Covid-19 vaccinations in Spain

The ongoing vaccine rollout shines a light on the current state of politics in Spain

The joy surrounding the news of the approval of the Covid-19 vaccine, together with the first vaccinations across the globe, has now given way to questions regarding the logistics for ensuring that a significant majority, if not all, of the world’s population can get access to the vaccine in good time. At a European level, against the backdrop of the Brexit behemoth that has finally been laid to rest (for now), political leaders have now been able to focus at a national and international level on a clear strategy for rolling out the Covid-19 vaccines.

Specifically, the Spanish government has decided that the vaccination will be free, and more importantly, optional for citizens. However, since the start of the vaccination programme on the 27th of December, the data have shown that progress is very slow compared to what was initially anticipated, with the region of Madrid having used only 6 percent of the weekly doses it received from the central government, and with only slightly better numbers in the region of Catalonia, where 13% was used during the first week of the programme. This has inevitably raised scepticism about the feasibility of the government’s ambitious target of having 70% of the Spanish population vaccinated before the end of summer 2021.

Another important decision surrounding the vaccination programme has been the fact that citizens will be able to easily opt-out of their assigned dose, should they not want to participate, by means of a verbal or written authorisation. However, the government may have sparked yet another political confrontation given its decision to keep track of the people who refuse to be vaccinated.

The key behind this decision may be the fact that public trust in the vaccine has never been very high in Spain. Following the announcement of the government’s vaccine rollout plan, only 43% of the population claimed to trust the vaccine, with media usually pointing to the historically low trust in politicians as an explanation for why the vaccine is not being accepted widely in the population. From this perspective it would make sense that the government has made this vaccine both free and optional, as this gives leeway to both those who want to be vaccinated and those who don’t.

On the one hand, maintaining a positive perception of the Spanish healthcare system, which has taken a battering during the pandemic, by providing a free vaccine to those willing to take it, is a great testament to the progressive (PSOE-led) coalition’s belief that no citizen should be denied access to a potentially life-saving vaccine on the basis of economic wellbeing. On the other hand, making this vaccination optional is both a bet on the population’s collective sense of responsibility and a safeguard against more political outrage from a distrustful electorate.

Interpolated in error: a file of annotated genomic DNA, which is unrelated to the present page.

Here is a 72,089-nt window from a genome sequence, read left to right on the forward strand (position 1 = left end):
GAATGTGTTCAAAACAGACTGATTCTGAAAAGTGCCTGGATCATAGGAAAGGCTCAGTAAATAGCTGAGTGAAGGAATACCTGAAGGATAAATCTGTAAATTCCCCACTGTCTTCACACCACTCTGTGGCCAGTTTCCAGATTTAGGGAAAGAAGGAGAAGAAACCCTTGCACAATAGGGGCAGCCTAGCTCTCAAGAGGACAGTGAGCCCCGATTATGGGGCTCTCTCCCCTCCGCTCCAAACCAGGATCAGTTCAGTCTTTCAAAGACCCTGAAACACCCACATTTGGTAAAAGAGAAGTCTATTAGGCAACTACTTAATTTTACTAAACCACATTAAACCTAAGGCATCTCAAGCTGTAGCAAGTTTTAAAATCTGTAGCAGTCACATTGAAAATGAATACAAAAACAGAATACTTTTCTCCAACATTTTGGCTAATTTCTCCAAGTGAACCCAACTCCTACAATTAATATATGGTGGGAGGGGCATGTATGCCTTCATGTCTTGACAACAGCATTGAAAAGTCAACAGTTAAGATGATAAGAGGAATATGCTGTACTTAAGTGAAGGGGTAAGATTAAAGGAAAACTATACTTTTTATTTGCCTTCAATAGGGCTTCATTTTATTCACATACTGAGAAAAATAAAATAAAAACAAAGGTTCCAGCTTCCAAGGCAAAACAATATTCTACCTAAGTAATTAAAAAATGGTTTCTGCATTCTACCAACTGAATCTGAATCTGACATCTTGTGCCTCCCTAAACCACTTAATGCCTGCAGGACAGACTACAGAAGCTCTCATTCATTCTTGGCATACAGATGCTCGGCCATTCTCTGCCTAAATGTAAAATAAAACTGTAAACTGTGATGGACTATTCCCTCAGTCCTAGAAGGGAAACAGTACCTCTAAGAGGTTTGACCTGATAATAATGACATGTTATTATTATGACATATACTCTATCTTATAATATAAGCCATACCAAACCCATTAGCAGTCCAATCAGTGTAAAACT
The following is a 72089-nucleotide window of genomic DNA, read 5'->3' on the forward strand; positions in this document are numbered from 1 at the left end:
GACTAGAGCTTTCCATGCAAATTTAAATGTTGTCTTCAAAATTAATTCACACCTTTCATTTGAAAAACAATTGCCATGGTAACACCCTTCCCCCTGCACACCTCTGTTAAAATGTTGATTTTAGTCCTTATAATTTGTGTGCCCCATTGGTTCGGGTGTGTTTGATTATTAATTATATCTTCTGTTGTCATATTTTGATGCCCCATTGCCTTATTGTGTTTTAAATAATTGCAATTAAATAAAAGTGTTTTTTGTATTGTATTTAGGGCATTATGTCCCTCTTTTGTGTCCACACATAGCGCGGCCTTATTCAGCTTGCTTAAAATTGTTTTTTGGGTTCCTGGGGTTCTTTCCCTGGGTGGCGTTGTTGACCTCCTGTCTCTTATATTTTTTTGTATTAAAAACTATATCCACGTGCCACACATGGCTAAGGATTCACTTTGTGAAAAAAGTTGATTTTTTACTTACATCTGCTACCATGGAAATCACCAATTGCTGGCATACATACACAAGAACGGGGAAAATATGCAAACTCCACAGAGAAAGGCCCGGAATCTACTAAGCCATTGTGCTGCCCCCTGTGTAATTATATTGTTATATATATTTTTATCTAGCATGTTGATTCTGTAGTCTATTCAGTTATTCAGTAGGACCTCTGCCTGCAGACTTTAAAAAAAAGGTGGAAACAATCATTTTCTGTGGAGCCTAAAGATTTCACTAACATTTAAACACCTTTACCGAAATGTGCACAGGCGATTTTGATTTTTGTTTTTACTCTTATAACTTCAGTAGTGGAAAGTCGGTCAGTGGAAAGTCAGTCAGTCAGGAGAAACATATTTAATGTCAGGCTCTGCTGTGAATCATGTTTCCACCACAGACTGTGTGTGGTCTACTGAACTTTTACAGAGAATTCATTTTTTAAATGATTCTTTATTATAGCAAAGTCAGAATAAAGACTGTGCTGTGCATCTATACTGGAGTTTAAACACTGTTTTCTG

This plays out as the government’s reaction to the pandemic has fumbled back and forth from a centralised response to the pandemic to ceding further control to the regional governments. In practice, this has meant that the country has seen its ability to fight the pandemic impaired by regional squabbling and disjointed measures to contain the spread of the virus. Seeing as the vaccination is seemingly following a similarly mixed approach whereby the central government allocates the doses required based on regional population numbers and the regional government are responsible for implementing the vaccines, it remains to be seen whether the vaccines will be administered quickly enough to reach the government’s ambitious targets and perhaps even increase public trust in the vaccine.

On top of the pandemic, next month (February 2021)’s regional elections in Catalonia might also prove a headache for the PSOE-Unidas Podemos coalition. Following Quim Torra’s removal as President of the region of Catalonia in September 2020, Catalan citizens are being called to an election that will not likely shake up the Catalan political landscape. In fact, the main novelty may come from the ranks of the Catalan Socialist Party’s (Partit dels Socialistes de Catalunya, PSC), where Salvador Illa, the current Minister for Health, will be the candidate to preside over the regional government. As an old Spanish political adage quips, Ministers for Health are made by the president and unmade by a healthcare crisis. However, Illa’s reconciling and sober tone has stood out from the ever-more divisive tone in the Spanish Parliament which has reinforced his image as a quiet, hardworking and earnest politician, in stark contrast to most of his contemporaries, both inside and outside the coalition. Though this departure weakens the Ministry for Health in the midst of the pandemic, his image reinforces the PSC’s candidacy and may well pay off in Catalonia as a way to break the deadlock reigning Catalan politics since the independence referendum in 2017.

To conclude, 2020 saw political leaders across the globe join efforts with their political opponents to fight the pandemic, whereas in Spain this has only served as a weapon for political groups to attack each other with. Perhaps it is fair to return to the remarks attributed to Otto von Bismarck that Spain is ‘the strongest country in the world since, century after century, it keeps trying to destroy itself but to no avail’.